Like the sheep, the goats began to be domesticated in Mesopo Tamia and then spread during the Neolithic period, initially with shepherds and later agricultural farmers, on the continent of Europe and Asia, where they were found in great quantities, because the animal is very hardy and survives on the most inaccessible terrain providing only poor nutrition . Over time two types of goats have developed: a long hair and short hair. The size is 55/65 cm in the shoulder, weight 25/40 kg according to age and gender.
The goats with long hair have a double coat: the outer hair 30/50micron 120/150 mm long produced by glands in primary follicle that serves as protection against external agents and a very fine undercoat 14/20micron (on the basis of ‘ age, sex, area and breed ) 30/50 mm short product from a variety of secondary glands, acting as thermal insulation. The undercoat is commonly called “Cashmere”, it seems that the name comes from Kashmir, because this region was crossed by the “Silk Road” from the ancient capital of Xian to Imperial Rome. The widest area is from the Middle East to Korea following the and mountainous desert chain of Central Asia.
Indeed, the most important producers of cashmere are China, Iran / Afghanistan, Mongolia and there is a small production in neighboring countries and now also in Australia and New Zealand. There are reports of trade between China and the Middle East even before the Han dynasty (206 BC – 220 AD). It was essentially a network that connected the caravan and commercial cities and the methods of transport were camels, yaks and mules. Due to the cost of transport caused by the long distances involved, they carried only goods of great value: such as silk , and gold from the West. In the fifteenth century in northern India / Kashmir, there were already 60,000 people spinning Cashmere. In the early eightenne hundreds European travelers began to buy shawls and hand-made fabrics from Cashmere.
The seasonal cycle of the goats have a double coat of hair growth that starts in summer, slows in autumn and stops in winter, then comes off in the spring during the wet season. The Cashmere collection is done in late spring during moulting, by either combing the goat and removing with a comb to pull the fibre from the normal fleece , or by shearing. Subsequently, the fibre is divided by color from white to dark brown and then washed and passed on dehairing machines that separate the fine fibre from the coarser , and yields can vary from 60/65% to 5 / 8% depending on the method of collection, combing or shearing, and of course by breed and area of origin. The amount of fine fiber produced per head of course also depends on gender and breed and can range from 25 grams to 500gr in the greasy state.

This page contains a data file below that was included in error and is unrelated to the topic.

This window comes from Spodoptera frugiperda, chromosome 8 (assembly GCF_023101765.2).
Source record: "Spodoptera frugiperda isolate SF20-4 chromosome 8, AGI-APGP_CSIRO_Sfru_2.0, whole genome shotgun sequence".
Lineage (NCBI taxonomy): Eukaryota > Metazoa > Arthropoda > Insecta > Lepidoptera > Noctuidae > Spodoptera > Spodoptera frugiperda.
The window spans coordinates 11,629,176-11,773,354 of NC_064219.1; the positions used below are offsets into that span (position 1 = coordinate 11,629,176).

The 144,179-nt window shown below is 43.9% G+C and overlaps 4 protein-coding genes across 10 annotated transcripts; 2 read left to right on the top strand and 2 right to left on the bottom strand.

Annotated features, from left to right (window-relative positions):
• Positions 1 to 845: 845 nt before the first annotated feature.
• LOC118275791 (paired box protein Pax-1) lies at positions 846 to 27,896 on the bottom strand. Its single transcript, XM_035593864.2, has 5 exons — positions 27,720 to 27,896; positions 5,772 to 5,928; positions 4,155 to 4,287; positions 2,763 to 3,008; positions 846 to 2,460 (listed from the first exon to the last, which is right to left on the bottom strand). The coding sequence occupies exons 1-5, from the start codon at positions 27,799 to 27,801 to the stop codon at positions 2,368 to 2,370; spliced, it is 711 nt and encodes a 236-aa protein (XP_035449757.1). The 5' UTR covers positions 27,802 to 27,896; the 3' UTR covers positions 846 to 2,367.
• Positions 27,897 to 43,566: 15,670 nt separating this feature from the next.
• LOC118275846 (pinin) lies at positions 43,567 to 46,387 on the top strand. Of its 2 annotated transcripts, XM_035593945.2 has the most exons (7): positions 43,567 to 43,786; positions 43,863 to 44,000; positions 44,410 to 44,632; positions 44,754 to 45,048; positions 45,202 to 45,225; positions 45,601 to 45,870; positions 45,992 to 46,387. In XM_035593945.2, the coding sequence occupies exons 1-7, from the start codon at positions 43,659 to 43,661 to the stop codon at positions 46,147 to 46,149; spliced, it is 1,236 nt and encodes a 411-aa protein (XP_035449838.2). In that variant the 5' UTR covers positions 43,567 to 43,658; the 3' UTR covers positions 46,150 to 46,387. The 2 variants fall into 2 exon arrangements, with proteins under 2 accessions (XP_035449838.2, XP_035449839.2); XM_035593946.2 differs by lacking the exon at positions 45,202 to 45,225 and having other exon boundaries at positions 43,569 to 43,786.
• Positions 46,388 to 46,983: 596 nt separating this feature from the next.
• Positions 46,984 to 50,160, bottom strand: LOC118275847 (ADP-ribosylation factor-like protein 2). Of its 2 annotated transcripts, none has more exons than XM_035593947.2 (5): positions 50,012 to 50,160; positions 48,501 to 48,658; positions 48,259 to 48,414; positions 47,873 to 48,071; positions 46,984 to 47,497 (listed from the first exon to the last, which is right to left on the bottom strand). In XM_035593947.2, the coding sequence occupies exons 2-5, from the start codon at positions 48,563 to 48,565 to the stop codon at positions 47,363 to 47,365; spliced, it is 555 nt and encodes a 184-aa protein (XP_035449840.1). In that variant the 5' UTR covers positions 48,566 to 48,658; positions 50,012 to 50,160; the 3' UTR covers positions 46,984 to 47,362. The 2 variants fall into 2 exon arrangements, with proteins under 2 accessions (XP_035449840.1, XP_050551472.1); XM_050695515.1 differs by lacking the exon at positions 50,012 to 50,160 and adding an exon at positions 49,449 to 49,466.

The finest hair is obviously used for the production of fabrics and sweaters of the highest value, while the long hair is used for ordinary interlinings and in the Middle East it is spun and twisted, even today, by hand , for the production of tents for the nomads. They tends to breed goats in the areas of poor forage in the more backward areas whilst prefering to promote the breeding of cattle, pigs and sheep in the most fertile. Flocks are about 40/50 each and goats in lowland areas in summer graze with sheep and horses cared for by shepherds always looking for new pastures, while in winter they are collected in the vicinity of poorly mantained villages and fed with hay, straw, maize foliage . As with wool, pure nutrition produces a finer and shorter fibre , and of course, in lesser quantities.
As mentioned, the majority of cashmere comes from socially and culturally backward areas, since despite the high prices of the final products, originally the goat produces a few grams and the time taken for the collection is about half an hour per head. Fortunately the flesh and pelt give more profit for the farmer. Cashmere originally for the most part is collected and packed in anything that comes to hand – cotton fabricsor polypropylene bags previously used for grain or fertilizer. In recent years, the cashmere-producing countries tend not to export any greasy material when it has been collected, but they want to carry out all subsequent processing up to the finished product, to derive the greatest value possible.
Currently the largest producer of cashmere: China, Iran and Mongolia will export mostly dehaired locally but, apart from some very good productions in ‘nner Mongolia, much of the exported product is contaminated by polipropilene fiber and vegetable matter due to little care being taken and no knowledge of the problems that this contamination can cause in finished products. (Not to mention the real commercial fraud). In Australia and New Zealand over the past decade they have started the production of cashmere and it has been their experience that 10% of goats can be introduced in herds of sheep with a significant improvement of pasture, as they prefer to feed on shrubs and burrs before grass and the wool of the sheep was consequently cleaner. Given the vast experience of farmers in Australia and New Zealand they believe that the quality and the quantity produced will improve greatly in the years to come.